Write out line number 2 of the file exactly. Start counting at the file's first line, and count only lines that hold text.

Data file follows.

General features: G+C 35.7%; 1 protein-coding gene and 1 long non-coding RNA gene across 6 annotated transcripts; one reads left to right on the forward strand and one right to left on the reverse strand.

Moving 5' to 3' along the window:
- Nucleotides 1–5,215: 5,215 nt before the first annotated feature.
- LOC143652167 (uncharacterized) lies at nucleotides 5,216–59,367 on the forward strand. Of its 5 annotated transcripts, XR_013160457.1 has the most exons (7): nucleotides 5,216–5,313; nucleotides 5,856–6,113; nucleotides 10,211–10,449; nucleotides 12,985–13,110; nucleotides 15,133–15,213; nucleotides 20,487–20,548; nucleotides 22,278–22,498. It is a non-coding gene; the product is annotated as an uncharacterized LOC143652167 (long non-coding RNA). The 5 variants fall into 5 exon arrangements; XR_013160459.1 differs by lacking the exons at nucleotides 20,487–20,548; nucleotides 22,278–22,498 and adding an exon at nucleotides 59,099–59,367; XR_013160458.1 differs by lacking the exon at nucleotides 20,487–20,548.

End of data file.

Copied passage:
Moving 5' to 3' along the window: